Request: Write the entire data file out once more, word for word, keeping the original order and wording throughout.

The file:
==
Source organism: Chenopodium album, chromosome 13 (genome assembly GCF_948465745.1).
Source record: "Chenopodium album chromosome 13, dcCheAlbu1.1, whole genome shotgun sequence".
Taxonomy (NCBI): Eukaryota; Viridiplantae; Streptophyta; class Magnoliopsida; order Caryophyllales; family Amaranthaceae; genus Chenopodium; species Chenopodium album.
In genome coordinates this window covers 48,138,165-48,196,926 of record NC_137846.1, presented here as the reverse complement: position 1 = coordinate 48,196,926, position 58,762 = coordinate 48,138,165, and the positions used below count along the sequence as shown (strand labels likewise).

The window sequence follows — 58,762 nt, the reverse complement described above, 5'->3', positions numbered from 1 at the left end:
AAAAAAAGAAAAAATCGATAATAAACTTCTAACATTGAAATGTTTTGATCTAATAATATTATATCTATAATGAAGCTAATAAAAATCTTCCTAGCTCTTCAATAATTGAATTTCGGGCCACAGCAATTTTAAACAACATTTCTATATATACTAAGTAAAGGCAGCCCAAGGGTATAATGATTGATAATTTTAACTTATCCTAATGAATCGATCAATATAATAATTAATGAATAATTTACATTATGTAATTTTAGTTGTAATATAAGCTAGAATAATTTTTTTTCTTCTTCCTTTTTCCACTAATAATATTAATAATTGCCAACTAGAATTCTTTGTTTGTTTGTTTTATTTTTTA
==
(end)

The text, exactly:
Source organism: Chenopodium album, chromosome 13 (genome assembly GCF_948465745.1).
Source record: "Chenopodium album chromosome 13, dcCheAlbu1.1, whole genome shotgun sequence".
Taxonomy (NCBI): Eukaryota; Viridiplantae; Streptophyta; class Magnoliopsida; order Caryophyllales; family Amaranthaceae; genus Chenopodium; species Chenopodium album.
In genome coordinates this window covers 48,138,165-48,196,926 of record NC_137846.1, presented here as the reverse complement: position 1 = coordinate 48,196,926, position 58,762 = coordinate 48,138,165, and the positions used below count along the sequence as shown (strand labels likewise).

The window sequence follows — 58,762 nt, the reverse complement described above, 5'->3', positions numbered from 1 at the left end:
AAAAAAAGAAAAAATCGATAATAAACTTCTAACATTGAAATGTTTTGATCTAATAATATTATATCTATAATGAAGCTAATAAAAATCTTCCTAGCTCTTCAATAATTGAATTTCGGGCCACAGCAATTTTAAACAACATTTCTATATATACTAAGTAAAGGCAGCCCAAGGGTATAATGATTGATAATTTTAACTTATCCTAATGAATCGATCAATATAATAATTAATGAATAATTTACATTATGTAATTTTAGTTGTAATATAAGCTAGAATAATTTTTTTTCTTCTTCCTTTTTCCACTAATAATATTAATAATTGCCAACTAGAATTCTTTGTTTGTTTGTTTTATTTTTTA